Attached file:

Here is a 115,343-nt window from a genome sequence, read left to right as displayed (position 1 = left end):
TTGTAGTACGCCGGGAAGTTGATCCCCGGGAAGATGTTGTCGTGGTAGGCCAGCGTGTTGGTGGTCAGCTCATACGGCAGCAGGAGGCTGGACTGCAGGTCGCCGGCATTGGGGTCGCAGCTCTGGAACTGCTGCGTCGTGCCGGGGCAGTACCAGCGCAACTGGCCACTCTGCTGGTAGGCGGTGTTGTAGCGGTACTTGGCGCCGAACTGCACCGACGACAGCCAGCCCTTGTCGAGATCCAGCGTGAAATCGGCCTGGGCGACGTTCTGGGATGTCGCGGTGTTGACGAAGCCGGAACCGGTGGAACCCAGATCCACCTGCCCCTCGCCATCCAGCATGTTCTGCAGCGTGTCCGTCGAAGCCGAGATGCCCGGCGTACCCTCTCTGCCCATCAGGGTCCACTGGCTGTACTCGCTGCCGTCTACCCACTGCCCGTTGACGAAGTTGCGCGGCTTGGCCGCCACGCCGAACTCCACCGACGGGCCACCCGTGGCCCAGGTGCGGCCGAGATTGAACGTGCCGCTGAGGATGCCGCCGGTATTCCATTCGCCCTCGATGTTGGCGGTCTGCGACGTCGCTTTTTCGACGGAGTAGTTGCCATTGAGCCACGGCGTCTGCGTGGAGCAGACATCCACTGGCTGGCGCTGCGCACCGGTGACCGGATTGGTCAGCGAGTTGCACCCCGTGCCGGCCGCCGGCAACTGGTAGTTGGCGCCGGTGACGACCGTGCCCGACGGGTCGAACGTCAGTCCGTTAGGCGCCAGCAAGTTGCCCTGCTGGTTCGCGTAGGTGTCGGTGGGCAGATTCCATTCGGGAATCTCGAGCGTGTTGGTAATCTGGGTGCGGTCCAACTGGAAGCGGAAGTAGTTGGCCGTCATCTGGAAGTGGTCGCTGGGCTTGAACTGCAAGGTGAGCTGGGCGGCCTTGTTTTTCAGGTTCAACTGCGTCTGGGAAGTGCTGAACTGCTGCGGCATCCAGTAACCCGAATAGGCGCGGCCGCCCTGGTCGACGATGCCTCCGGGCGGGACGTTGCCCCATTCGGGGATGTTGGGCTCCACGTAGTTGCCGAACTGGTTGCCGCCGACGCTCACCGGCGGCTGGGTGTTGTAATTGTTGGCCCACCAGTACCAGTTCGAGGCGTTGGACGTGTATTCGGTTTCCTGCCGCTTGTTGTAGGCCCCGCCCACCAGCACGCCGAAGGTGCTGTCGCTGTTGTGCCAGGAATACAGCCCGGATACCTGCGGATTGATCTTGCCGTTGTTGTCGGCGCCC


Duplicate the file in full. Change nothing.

Here is a 115,343-nt window from a genome sequence, read left to right as displayed (position 1 = left end):
TTGTAGTACGCCGGGAAGTTGATCCCCGGGAAGATGTTGTCGTGGTAGGCCAGCGTGTTGGTGGTCAGCTCATACGGCAGCAGGAGGCTGGACTGCAGGTCGCCGGCATTGGGGTCGCAGCTCTGGAACTGCTGCGTCGTGCCGGGGCAGTACCAGCGCAACTGGCCACTCTGCTGGTAGGCGGTGTTGTAGCGGTACTTGGCGCCGAACTGCACCGACGACAGCCAGCCCTTGTCGAGATCCAGCGTGAAATCGGCCTGGGCGACGTTCTGGGATGTCGCGGTGTTGACGAAGCCGGAACCGGTGGAACCCAGATCCACCTGCCCCTCGCCATCCAGCATGTTCTGCAGCGTGTCCGTCGAAGCCGAGATGCCCGGCGTACCCTCTCTGCCCATCAGGGTCCACTGGCTGTACTCGCTGCCGTCTACCCACTGCCCGTTGACGAAGTTGCGCGGCTTGGCCGCCACGCCGAACTCCACCGACGGGCCACCCGTGGCCCAGGTGCGGCCGAGATTGAACGTGCCGCTGAGGATGCCGCCGGTATTCCATTCGCCCTCGATGTTGGCGGTCTGCGACGTCGCTTTTTCGACGGAGTAGTTGCCATTGAGCCACGGCGTCTGCGTGGAGCAGACATCCACTGGCTGGCGCTGCGCACCGGTGACCGGATTGGTCAGCGAGTTGCACCCCGTGCCGGCCGCCGGCAACTGGTAGTTGGCGCCGGTGACGACCGTGCCCGACGGGTCGAACGTCAGTCCGTTAGGCGCCAGCAAGTTGCCCTGCTGGTTCGCGTAGGTGTCGGTGGGCAGATTCCATTCGGGAATCTCGAGCGTGTTGGTAATCTGGGTGCGGTCCAACTGGAAGCGGAAGTAGTTGGCCGTCATCTGGAAGTGGTCGCTGGGCTTGAACTGCAAGGTGAGCTGGGCGGCCTTGTTTTTCAGGTTCAACTGCGTCTGGGAAGTGCTGAACTGCTGCGGCATCCAGTAACCCGAATAGGCGCGGCCGCCCTGGTCGACGATGCCTCCGGGCGGGACGTTGCCCCATTCGGGGATGTTGGGCTCCACGTAGTTGCCGAACTGGTTGCCGCCGACGCTCACCGGCGGCTGGGTGTTGTAATTGTTGGCCCACCAGTACCAGTTCGAGGCGTTGGACGTGTATTCGGTTTCCTGCCGCTTGTTGTAGGCCCCGCCCACCAGCACGCCGAAGGTGCTGTCGCTGTTGTGCCAGGAATACAGCCCGGATACCTGCGGATTGATCTTGCCGTTGTTGTCGGCGCCC